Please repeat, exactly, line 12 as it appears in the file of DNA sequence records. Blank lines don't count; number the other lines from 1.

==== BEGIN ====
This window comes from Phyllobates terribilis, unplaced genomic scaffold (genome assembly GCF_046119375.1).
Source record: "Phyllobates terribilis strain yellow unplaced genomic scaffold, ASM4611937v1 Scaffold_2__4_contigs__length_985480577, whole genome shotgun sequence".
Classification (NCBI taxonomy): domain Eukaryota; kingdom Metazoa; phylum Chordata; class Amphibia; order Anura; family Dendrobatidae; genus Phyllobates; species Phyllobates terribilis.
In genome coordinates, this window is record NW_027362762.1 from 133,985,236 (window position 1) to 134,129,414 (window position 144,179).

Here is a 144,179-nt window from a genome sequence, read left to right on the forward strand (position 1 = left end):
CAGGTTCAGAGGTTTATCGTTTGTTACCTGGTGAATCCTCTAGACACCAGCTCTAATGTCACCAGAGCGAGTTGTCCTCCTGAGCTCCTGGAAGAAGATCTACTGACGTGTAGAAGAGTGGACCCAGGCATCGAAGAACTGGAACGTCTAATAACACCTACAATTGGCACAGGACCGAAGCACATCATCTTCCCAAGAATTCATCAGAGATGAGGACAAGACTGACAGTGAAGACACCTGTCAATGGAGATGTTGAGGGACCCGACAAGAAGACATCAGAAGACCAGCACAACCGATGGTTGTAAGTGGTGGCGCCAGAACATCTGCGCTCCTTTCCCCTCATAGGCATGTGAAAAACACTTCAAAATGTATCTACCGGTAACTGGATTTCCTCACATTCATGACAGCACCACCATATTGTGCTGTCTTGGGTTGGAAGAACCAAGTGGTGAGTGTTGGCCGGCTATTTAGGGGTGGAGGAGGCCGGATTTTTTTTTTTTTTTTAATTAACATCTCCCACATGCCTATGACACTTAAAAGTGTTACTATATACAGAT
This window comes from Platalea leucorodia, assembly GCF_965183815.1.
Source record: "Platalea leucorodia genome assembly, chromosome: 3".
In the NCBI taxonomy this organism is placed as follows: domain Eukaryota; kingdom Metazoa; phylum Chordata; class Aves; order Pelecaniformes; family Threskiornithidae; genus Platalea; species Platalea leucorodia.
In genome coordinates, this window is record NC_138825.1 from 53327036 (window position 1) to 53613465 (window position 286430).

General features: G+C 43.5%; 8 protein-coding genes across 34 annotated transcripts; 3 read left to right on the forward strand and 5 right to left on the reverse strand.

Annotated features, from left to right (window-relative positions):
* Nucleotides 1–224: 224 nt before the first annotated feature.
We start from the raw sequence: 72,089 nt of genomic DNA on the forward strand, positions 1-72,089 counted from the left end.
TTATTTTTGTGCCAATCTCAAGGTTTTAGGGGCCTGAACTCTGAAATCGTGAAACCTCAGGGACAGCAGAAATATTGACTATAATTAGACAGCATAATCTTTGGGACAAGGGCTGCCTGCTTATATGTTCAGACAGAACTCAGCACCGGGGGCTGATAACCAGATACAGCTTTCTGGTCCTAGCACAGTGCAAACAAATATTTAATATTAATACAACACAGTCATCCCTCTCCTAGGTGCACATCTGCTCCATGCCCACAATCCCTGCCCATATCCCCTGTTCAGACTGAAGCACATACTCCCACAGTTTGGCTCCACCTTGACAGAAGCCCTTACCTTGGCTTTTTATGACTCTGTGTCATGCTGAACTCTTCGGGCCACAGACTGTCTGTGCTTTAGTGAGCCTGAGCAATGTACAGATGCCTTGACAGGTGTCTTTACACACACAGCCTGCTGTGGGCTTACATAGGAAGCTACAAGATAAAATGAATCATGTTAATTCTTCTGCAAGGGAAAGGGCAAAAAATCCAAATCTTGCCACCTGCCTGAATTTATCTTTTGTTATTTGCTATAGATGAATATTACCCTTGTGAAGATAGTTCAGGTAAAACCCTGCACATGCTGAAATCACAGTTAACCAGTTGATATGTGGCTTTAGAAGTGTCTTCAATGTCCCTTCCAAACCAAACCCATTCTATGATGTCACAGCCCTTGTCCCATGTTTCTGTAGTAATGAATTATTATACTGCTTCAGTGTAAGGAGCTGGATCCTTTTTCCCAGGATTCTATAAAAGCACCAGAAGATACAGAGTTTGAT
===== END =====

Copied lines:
Annotated features, from left to right (window-relative positions):